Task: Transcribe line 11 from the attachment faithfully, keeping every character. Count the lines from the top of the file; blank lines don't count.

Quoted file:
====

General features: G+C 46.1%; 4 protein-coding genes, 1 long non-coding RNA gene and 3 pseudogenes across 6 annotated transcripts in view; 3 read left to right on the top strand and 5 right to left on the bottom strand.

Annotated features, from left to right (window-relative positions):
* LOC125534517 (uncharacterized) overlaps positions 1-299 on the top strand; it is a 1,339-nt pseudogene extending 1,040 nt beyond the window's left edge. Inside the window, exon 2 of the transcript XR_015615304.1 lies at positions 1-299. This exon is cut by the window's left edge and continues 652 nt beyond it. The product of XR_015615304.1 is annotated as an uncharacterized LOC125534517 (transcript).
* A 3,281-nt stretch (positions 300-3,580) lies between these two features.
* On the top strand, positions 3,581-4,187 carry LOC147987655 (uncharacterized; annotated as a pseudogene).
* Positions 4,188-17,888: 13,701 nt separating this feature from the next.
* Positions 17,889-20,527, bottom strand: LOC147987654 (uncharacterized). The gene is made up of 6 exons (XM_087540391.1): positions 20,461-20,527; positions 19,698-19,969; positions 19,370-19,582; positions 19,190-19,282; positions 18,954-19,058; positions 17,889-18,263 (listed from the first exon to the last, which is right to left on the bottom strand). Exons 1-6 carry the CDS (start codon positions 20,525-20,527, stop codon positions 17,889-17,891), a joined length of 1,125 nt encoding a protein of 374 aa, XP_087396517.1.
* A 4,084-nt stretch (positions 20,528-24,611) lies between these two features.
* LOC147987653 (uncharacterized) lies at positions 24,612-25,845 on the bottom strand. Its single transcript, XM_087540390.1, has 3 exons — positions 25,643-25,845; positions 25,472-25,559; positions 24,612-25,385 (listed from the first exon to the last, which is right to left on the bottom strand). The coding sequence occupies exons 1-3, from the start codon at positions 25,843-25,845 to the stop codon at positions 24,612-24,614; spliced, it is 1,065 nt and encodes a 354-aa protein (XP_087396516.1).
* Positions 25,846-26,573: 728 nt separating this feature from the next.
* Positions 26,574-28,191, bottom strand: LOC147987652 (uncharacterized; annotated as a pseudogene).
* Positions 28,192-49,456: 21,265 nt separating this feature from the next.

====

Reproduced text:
* Positions 26,574-28,191, bottom strand: LOC147987652 (uncharacterized; annotated as a pseudogene).